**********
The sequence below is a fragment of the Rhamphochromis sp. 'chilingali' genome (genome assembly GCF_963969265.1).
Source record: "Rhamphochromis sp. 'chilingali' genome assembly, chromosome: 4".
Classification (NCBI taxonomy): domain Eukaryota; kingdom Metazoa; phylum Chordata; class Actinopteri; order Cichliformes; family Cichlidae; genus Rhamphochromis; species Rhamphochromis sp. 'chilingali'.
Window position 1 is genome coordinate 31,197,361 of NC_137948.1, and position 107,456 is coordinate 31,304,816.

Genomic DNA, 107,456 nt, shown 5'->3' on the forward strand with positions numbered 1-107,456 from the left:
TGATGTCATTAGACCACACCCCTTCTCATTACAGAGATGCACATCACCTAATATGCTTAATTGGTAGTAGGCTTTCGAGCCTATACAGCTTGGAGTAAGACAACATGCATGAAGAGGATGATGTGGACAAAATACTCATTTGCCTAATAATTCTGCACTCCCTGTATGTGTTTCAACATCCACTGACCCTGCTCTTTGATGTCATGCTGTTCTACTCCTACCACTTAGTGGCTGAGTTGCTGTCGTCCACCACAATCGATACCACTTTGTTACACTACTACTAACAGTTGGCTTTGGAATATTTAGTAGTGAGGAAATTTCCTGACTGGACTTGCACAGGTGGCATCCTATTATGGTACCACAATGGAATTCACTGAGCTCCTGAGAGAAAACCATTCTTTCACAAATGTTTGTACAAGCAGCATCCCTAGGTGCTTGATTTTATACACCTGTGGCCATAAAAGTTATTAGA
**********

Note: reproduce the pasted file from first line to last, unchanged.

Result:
The sequence below is a fragment of the Rhamphochromis sp. 'chilingali' genome (genome assembly GCF_963969265.1).
Source record: "Rhamphochromis sp. 'chilingali' genome assembly, chromosome: 4".
Classification (NCBI taxonomy): domain Eukaryota; kingdom Metazoa; phylum Chordata; class Actinopteri; order Cichliformes; family Cichlidae; genus Rhamphochromis; species Rhamphochromis sp. 'chilingali'.
Window position 1 is genome coordinate 31,197,361 of NC_137948.1, and position 107,456 is coordinate 31,304,816.

Genomic DNA, 107,456 nt, shown 5'->3' on the forward strand with positions numbered 1-107,456 from the left:
TGATGTCATTAGACCACACCCCTTCTCATTACAGAGATGCACATCACCTAATATGCTTAATTGGTAGTAGGCTTTCGAGCCTATACAGCTTGGAGTAAGACAACATGCATGAAGAGGATGATGTGGACAAAATACTCATTTGCCTAATAATTCTGCACTCCCTGTATGTGTTTCAACATCCACTGACCCTGCTCTTTGATGTCATGCTGTTCTACTCCTACCACTTAGTGGCTGAGTTGCTGTCGTCCACCACAATCGATACCACTTTGTTACACTACTACTAACAGTTGGCTTTGGAATATTTAGTAGTGAGGAAATTTCCTGACTGGACTTGCACAGGTGGCATCCTATTATGGTACCACAATGGAATTCACTGAGCTCCTGAGAGAAAACCATTCTTTCACAAATGTTTGTACAAGCAGCATCCCTAGGTGCTTGATTTTATACACCTGTGGCCATAAAAGTTATTAGA